Italian banks' cut plans too modest despite strike call

Reuters

By Lisa Jucca

MILAN, Oct 31 (Reuters) - With Italy mired in its longestrecession since the Second World War, the country's hard-pressedbanks are cutting jobs, closing branches and infuriating unions,but the cuts are far too modest to achieve the profitabilitygains they need.

So far, lenders including Banca Monte dei Paschi di Siena, IntesaSanpaolo and UBI Banca haveannounced that they will close or merge nearly 3,000 branchesand cull 19,000 jobs by 2015, prompting unions to call onThursday the first national bank strike in 13years.

But the cuts represent a retrenchment of less than 10percent in the branch network and roughly 6 percent of staffnumbers based on employment levels at the end of 2011, smallchange in a sector offering some of the weakest investor returnsin European banking.

"To regain a satisfactory profitability, the Italian bankingsystem should cut its branch network by at least 30 percent andrationalise costs, personnel and size at remaining offices,"said Roberta Berlinghieri, a partner at Bain & Company in Italy.

Even with the current plans, Italy's operating costs are toomuch of a burden in a sector that barely offered any return onequity last year, analysts said, compared with a 7.97 percentreturn for the top 30 European banks in the first half of thisyear, according to figures compiled by Reuters.

With banks under pressure to shore up their balance sheetsin the face of rising bad debts and Europe-wide stress testsnext year, the country's central bank this week called for moreaction on costs.

"In order to regain profitability in the short-term, banksmust decisively act on costs, including labour costs thatcurrently represent more than half of overall costs," Bank ofItaly governor Ignazio Visco said this week.

"The traditional retail network must be rethought, with afocus on the offering of more complex products."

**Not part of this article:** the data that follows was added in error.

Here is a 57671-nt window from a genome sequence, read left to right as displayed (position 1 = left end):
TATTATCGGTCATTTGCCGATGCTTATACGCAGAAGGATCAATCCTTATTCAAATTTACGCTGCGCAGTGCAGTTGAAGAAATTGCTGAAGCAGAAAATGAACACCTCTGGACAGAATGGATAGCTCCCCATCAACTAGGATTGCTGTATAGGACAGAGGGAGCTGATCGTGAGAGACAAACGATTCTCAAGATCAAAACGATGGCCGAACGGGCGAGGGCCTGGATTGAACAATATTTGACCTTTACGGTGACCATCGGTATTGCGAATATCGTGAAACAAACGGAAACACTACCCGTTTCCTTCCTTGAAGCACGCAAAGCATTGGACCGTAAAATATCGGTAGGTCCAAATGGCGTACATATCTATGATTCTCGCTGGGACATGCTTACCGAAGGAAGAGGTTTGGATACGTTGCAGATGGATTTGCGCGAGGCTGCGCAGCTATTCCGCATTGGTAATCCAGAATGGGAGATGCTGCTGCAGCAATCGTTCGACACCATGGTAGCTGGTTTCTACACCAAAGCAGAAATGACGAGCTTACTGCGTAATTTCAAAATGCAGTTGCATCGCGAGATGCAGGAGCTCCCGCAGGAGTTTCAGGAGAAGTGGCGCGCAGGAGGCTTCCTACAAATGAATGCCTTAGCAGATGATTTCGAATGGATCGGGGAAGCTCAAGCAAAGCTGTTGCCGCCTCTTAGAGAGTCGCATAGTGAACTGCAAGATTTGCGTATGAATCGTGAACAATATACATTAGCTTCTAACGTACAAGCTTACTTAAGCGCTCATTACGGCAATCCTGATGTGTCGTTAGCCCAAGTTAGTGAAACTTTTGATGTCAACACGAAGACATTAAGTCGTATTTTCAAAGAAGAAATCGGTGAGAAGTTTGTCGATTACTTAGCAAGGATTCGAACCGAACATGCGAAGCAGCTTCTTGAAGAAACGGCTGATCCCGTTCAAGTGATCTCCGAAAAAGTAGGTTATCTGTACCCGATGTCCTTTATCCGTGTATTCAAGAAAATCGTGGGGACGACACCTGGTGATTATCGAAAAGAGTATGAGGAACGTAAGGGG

FAILED MODEL?

Italian lenders, which largely avoided the risky bets thatled to the subprime debt crisis of 2007-2008, blame the currentdomestic economic crisis for their woes.

But much of their current problems are rooted in theirinability to adapt their retail-oriented banking model to theInternet revolution.

Even as the global financial crisis loomed large in 2008,Italian banks continued hiring and opening new branches.

Italy's banking sector was privatised in the 1990s butremained protected for more than a decade, allowing banks tocharge high fees for their services. When the sector finallyopened up to foreign competition in mid-2005, rivals such asCredit Agricole, BNP Paribas and Barclays battled to buy local branches.

The number of Italy-based bank branches doubled in the twodecades that followed privatisation, according to data fromthink-tank Fondazione Rossetti.

By contrast, Germany cut the number of its bank branches by6 percent over the same two decades. In Spain, the number ofbranches grew by a quarter and by 46 percent in France.

"The progressive drop in profitability of Italian banks isnot the result of the current crisis. The problem has moredistant roots," said Bocconi economist Donato Masciandaro. "Thesharp fall in revenues was not accompanied by lower costs."

Indeed, the branch expansion has left the sector with anaverage cost-to-income ratio of around 70 percent, largelyunchanged from the mid-1970s and above the average of nearly 60percent generated by Europe's top 30 listed banks in the firsthalf of this year, according to figures compiled by Reuters.

Analysts say the Italian ratio needs to get close to 50percent to offer lasting returns.

Pushing through job cuts and branch closures will bedifficult in a country where unemployment is 12.5 percent - thehighest since records began in 1977 - and in an industry wherecompulsory redundancies are unheard of.

Of the 19,000 job cuts planned, 8,000 will be shed atloss-making Banca Monte dei Paschi, meaning a big blow to thecity of Siena, where it is the largest employer.

"I am concerned," said 50-year-old Lucia Elsa Peveri, a bankclerk with Deutsche Bank in Italy. "(Banking lobby group) ABItold us that bank employees are on average too old, paid toomuch and not flexible. But we are just clerks, not executives."

Aware of the need of deeper cuts in the sector's workforce,ABI unilaterally annulled in September a collective workcontract for bank employees, considered one of the most generousin Italy's already generous employment system.

The decision was firmly opposed by main union FABI, whichhas threatened more strikes unless ABI agrees to work withunions on exit packages.

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